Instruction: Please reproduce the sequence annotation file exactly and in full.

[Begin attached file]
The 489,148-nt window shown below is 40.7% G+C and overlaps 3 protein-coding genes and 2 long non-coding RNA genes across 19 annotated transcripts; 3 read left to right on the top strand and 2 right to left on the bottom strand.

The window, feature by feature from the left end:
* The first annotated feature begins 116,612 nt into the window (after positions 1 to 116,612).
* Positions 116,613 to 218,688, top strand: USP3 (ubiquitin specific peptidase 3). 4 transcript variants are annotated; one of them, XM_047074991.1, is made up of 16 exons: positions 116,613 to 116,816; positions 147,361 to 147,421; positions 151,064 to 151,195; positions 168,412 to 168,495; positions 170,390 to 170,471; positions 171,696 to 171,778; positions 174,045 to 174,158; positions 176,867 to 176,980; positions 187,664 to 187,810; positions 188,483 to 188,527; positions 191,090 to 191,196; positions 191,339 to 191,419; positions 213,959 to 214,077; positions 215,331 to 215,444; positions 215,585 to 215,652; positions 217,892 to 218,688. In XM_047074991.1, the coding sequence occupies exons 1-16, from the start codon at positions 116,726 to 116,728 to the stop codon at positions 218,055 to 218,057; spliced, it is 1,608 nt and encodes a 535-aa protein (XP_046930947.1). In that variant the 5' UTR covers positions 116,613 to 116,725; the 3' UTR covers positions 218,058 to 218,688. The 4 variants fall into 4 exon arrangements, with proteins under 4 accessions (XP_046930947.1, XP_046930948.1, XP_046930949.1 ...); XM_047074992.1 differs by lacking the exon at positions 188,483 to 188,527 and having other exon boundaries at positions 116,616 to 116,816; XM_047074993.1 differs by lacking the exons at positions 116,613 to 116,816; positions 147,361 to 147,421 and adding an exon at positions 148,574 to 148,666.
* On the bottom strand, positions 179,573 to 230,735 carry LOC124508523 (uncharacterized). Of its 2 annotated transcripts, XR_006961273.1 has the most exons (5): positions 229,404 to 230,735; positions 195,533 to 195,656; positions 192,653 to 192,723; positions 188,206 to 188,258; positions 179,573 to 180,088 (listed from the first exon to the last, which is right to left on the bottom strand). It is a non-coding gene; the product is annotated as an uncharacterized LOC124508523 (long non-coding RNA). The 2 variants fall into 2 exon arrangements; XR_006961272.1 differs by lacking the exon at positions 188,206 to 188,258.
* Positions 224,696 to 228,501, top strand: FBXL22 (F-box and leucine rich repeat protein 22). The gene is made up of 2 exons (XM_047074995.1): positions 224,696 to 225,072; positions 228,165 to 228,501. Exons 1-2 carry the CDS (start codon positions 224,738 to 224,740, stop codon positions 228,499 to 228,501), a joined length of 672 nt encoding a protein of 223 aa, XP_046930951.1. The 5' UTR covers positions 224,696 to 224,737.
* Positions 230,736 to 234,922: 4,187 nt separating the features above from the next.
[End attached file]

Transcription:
The 489,148-nt window shown below is 40.7% G+C and overlaps 3 protein-coding genes and 2 long non-coding RNA genes across 19 annotated transcripts; 3 read left to right on the top strand and 2 right to left on the bottom strand.

The window, feature by feature from the left end:
* The first annotated feature begins 116,612 nt into the window (after positions 1 to 116,612).
* Positions 116,613 to 218,688, top strand: USP3 (ubiquitin specific peptidase 3). 4 transcript variants are annotated; one of them, XM_047074991.1, is made up of 16 exons: positions 116,613 to 116,816; positions 147,361 to 147,421; positions 151,064 to 151,195; positions 168,412 to 168,495; positions 170,390 to 170,471; positions 171,696 to 171,778; positions 174,045 to 174,158; positions 176,867 to 176,980; positions 187,664 to 187,810; positions 188,483 to 188,527; positions 191,090 to 191,196; positions 191,339 to 191,419; positions 213,959 to 214,077; positions 215,331 to 215,444; positions 215,585 to 215,652; positions 217,892 to 218,688. In XM_047074991.1, the coding sequence occupies exons 1-16, from the start codon at positions 116,726 to 116,728 to the stop codon at positions 218,055 to 218,057; spliced, it is 1,608 nt and encodes a 535-aa protein (XP_046930947.1). In that variant the 5' UTR covers positions 116,613 to 116,725; the 3' UTR covers positions 218,058 to 218,688. The 4 variants fall into 4 exon arrangements, with proteins under 4 accessions (XP_046930947.1, XP_046930948.1, XP_046930949.1 ...); XM_047074992.1 differs by lacking the exon at positions 188,483 to 188,527 and having other exon boundaries at positions 116,616 to 116,816; XM_047074993.1 differs by lacking the exons at positions 116,613 to 116,816; positions 147,361 to 147,421 and adding an exon at positions 148,574 to 148,666.
* On the bottom strand, positions 179,573 to 230,735 carry LOC124508523 (uncharacterized). Of its 2 annotated transcripts, XR_006961273.1 has the most exons (5): positions 229,404 to 230,735; positions 195,533 to 195,656; positions 192,653 to 192,723; positions 188,206 to 188,258; positions 179,573 to 180,088 (listed from the first exon to the last, which is right to left on the bottom strand). It is a non-coding gene; the product is annotated as an uncharacterized LOC124508523 (long non-coding RNA). The 2 variants fall into 2 exon arrangements; XR_006961272.1 differs by lacking the exon at positions 188,206 to 188,258.
* Positions 224,696 to 228,501, top strand: FBXL22 (F-box and leucine rich repeat protein 22). The gene is made up of 2 exons (XM_047074995.1): positions 224,696 to 225,072; positions 228,165 to 228,501. Exons 1-2 carry the CDS (start codon positions 224,738 to 224,740, stop codon positions 228,499 to 228,501), a joined length of 672 nt encoding a protein of 223 aa, XP_046930951.1. The 5' UTR covers positions 224,696 to 224,737.
* Positions 230,736 to 234,922: 4,187 nt separating the features above from the next.